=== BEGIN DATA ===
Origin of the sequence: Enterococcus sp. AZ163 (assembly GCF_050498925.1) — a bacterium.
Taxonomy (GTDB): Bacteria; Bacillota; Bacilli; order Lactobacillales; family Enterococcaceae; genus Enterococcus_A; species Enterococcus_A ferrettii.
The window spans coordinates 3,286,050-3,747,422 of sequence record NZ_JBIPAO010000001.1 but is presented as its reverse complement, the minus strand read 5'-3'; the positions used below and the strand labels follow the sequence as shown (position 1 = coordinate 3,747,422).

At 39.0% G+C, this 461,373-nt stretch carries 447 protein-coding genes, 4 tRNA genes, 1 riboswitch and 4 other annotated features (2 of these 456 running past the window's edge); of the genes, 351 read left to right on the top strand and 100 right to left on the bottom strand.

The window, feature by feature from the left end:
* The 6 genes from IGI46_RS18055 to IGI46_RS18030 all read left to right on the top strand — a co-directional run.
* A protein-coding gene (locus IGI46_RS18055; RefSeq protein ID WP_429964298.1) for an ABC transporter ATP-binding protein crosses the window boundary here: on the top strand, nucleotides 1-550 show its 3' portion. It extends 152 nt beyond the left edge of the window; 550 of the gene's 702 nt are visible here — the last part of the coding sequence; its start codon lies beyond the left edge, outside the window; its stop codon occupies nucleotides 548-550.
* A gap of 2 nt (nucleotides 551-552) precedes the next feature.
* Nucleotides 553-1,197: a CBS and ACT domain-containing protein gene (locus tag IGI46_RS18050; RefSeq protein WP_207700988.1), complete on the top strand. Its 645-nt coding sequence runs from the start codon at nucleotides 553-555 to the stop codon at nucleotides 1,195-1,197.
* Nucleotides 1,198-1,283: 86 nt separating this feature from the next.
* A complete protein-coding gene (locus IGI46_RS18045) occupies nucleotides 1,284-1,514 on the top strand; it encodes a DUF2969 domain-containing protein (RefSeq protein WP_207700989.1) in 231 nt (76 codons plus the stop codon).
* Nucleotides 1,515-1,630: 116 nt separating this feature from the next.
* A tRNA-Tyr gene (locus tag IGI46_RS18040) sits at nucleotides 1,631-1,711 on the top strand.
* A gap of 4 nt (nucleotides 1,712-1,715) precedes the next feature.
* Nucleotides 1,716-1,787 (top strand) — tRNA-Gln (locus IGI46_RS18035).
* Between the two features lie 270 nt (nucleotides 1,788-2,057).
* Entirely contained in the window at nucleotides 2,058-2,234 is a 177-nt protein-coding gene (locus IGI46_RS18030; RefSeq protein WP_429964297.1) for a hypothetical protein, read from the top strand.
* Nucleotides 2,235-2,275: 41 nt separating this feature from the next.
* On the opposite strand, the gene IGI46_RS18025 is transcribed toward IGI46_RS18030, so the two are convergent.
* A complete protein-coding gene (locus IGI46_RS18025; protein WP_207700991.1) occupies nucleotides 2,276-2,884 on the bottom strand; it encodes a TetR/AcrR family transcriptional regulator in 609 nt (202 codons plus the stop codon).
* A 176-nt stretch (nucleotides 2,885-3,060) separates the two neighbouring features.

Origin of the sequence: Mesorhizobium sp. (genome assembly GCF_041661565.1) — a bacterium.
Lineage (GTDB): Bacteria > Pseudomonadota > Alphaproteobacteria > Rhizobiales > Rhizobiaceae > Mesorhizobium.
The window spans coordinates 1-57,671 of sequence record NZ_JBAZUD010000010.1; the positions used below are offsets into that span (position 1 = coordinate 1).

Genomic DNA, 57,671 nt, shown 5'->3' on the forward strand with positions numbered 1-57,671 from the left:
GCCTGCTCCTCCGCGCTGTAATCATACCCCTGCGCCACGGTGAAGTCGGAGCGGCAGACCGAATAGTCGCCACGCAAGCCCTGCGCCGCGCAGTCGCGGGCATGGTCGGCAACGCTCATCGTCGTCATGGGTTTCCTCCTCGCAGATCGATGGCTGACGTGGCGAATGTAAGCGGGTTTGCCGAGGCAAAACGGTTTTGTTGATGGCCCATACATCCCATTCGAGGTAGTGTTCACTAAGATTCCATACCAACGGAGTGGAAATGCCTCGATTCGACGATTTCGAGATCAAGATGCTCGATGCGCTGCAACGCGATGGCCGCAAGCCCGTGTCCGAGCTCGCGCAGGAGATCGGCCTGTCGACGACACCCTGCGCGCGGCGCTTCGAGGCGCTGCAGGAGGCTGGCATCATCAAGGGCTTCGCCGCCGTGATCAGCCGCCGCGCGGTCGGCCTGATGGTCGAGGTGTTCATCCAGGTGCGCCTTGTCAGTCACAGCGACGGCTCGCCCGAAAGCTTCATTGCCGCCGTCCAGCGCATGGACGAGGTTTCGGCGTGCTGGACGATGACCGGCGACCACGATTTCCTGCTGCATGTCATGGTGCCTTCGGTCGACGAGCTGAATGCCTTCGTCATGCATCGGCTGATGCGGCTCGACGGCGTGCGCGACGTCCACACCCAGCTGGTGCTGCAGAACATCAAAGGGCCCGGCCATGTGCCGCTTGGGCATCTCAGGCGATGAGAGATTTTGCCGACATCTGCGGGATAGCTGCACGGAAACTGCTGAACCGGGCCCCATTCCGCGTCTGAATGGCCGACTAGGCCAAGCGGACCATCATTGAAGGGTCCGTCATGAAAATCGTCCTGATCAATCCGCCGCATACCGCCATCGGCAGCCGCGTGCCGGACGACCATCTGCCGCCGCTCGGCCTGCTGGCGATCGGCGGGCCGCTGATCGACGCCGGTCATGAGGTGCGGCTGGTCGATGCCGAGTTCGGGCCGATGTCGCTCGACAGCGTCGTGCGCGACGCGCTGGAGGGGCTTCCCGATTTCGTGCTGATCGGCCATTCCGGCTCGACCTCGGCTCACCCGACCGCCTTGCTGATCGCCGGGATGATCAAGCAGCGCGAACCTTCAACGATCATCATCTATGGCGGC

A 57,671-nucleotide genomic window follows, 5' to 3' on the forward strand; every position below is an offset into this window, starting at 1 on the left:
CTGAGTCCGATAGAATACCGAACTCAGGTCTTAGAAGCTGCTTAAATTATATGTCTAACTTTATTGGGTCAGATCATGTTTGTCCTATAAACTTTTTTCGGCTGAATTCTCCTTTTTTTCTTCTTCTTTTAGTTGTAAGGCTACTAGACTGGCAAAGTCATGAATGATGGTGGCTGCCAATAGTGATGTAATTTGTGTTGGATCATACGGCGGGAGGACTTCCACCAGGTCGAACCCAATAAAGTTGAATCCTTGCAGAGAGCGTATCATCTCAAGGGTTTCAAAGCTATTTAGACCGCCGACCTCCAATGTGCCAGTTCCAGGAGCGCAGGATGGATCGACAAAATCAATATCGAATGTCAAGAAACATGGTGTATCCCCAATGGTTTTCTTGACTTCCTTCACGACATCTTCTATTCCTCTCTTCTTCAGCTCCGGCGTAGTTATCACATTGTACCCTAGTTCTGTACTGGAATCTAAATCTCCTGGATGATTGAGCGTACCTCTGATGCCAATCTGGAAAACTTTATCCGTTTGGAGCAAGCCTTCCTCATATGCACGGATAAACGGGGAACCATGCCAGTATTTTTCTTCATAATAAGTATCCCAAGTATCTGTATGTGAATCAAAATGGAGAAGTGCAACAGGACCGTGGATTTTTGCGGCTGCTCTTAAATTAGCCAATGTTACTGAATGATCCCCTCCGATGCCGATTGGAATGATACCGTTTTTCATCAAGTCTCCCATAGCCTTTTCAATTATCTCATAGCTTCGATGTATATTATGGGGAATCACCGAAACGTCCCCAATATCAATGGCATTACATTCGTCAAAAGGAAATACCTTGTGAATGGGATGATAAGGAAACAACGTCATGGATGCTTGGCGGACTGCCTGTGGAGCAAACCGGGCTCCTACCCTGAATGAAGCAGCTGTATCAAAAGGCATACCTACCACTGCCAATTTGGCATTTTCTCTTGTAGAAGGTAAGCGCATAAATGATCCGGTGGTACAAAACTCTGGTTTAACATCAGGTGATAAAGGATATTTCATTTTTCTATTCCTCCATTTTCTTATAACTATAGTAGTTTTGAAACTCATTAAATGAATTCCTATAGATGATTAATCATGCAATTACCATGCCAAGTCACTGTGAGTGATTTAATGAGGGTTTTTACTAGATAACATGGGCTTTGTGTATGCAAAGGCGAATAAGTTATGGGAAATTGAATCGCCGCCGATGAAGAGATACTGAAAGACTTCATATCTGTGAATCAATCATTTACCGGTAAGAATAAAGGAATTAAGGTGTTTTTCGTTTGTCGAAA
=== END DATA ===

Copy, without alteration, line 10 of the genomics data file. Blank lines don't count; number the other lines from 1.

* Nucleotides 1,198-1,283: 86 nt separating this feature from the next.